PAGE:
Man-made chemicals in everyday products are likely to be at
least the partial cause of a global surge in birth deformities, hormonal
cancers and psychiatric diseases, a U.N.-sponsored research team reported on
These substances, dubbed EDCs, could also be linked to a
decline in the human male sperm count and female fertility, to an increase in
once-rare childhood cancers and to the disappearance of some animal species,
"It is clear that some of these chemical pollutants can
affect the endocrinal (hormonal) system and ....may also interfere with the
development processes of humans and wildlife species," the report
The international group, academic experts working under the
umbrella of the United Nations environmental and health agencies UNEP and WHO,
issued their findings in a paper updating a 2002 study on the potential dangers
of synthetic chemicals.
Declaring "a global threat that needs to be
resolved," the team said humans and animals across the planet were
probably exposed to hundreds of these often little-studied or understood
compounds at any one time.
"We live in a world in which man-made chemicals have
become part of everyday life," said their 28-page report, "State of
the Science of Endocrine Disrupting Chemicals, 2012," issued as a policy
guide for governments.
EDCs include phthalates long used in making plastics soft
and flexible. Products made from them include toys, children's dummies,
perfumes and pharmaceuticals, as well as cosmetics like deodorants that are
absorbed into the body.
Another is Bisphenol A, or BPA, which is used to harden
plastics and is found in food and beverage containers, including some babies'
bottles and the coating of food cans.
A few countries - including the United States, Canada and
some European Union members - have already banned the use of some of them in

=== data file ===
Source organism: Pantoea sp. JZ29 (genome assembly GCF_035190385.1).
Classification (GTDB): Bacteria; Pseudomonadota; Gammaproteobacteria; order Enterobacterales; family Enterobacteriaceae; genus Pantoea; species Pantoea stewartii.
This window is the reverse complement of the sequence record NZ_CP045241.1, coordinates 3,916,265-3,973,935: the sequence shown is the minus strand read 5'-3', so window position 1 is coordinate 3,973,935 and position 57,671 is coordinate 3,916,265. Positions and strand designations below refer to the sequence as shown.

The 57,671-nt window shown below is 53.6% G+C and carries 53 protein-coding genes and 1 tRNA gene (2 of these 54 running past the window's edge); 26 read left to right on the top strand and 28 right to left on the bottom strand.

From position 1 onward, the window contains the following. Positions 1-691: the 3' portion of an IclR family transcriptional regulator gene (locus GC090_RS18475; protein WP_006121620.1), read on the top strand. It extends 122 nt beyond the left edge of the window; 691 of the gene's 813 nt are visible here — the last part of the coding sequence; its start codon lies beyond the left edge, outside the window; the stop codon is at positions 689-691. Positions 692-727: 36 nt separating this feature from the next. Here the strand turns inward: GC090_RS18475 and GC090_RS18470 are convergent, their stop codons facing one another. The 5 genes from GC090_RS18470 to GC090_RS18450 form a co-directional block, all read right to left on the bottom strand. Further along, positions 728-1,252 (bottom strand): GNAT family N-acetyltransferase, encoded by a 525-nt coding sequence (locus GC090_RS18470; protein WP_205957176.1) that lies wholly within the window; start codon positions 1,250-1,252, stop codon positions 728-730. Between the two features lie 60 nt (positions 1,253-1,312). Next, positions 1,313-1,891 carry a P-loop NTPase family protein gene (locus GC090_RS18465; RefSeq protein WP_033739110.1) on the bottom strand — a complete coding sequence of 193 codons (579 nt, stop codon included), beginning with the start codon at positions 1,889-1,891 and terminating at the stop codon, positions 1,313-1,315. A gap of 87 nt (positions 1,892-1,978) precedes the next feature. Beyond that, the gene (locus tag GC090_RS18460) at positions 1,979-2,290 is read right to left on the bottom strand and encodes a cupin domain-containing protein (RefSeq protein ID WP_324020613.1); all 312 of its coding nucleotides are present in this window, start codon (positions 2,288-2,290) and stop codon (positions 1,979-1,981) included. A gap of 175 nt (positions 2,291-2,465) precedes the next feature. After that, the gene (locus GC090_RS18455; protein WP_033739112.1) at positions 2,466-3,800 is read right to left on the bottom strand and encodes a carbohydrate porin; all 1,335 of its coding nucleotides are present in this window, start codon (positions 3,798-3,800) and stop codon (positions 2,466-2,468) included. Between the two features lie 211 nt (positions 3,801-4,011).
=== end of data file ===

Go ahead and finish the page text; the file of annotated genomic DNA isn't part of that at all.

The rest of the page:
certain products, especially those destined for the use of children.
But, the report said, "many hundreds of thousands"
are in use around the world and only a small fraction had been assessed for
their potential to spark disease by upsetting the endocrinal, or hormonal,
systems of humans and animals.Experts believe that in general, such chemicals
can be absorbed into drinks and food from the containers they come in.
Components not identified
The team, created by a 17-year-old chemical management body
called the IOMC working with a range of U.N. agencies, said a key problem was
that manufacturers of consumer products did not identify many of their chemical
Consequently, the researchers said, they had only been able
to look at "the tip of the iceberg". Disease risk from the use of
EDCs - or what could be even more dangerous a combination of them - "may
be significantly underestimated."
Using studies of the effect of the chemicals on humans and
animals, the team added, a link to EDCs could be suspected in breast and
prostate cancer, diabetes, infertility, asthma, obesity, strokes, and Alzheimer
and Parkinson's diseases.
Babies exposed to EDCs in the womb or in puberty, these
studies suggested, were especially vulnerable to developing these diseases in
later life as well as behavioral and learning problems like dyslexia as
In many countries, these disorders affected 5-10 percent of
babies born, while autism was now recorded at a rate of one percent. Childhood
leukemia and brain cancer is also on the rise, according to the report.
"All of these complex non-communicable diseases have
both a genetic and an environmental component," it said.
"Since the increases in incidence and prevalence cannot
be due solely to genetics, it is important to focus on understanding the
contribution of the environment to these chronic disease trends in
The researchers said their report had been based largely on
studies in the developed world. But the size of the problem in developing
countries had yet to be adequately assessed due to a lack of data from Africa, Asia
and Latin America.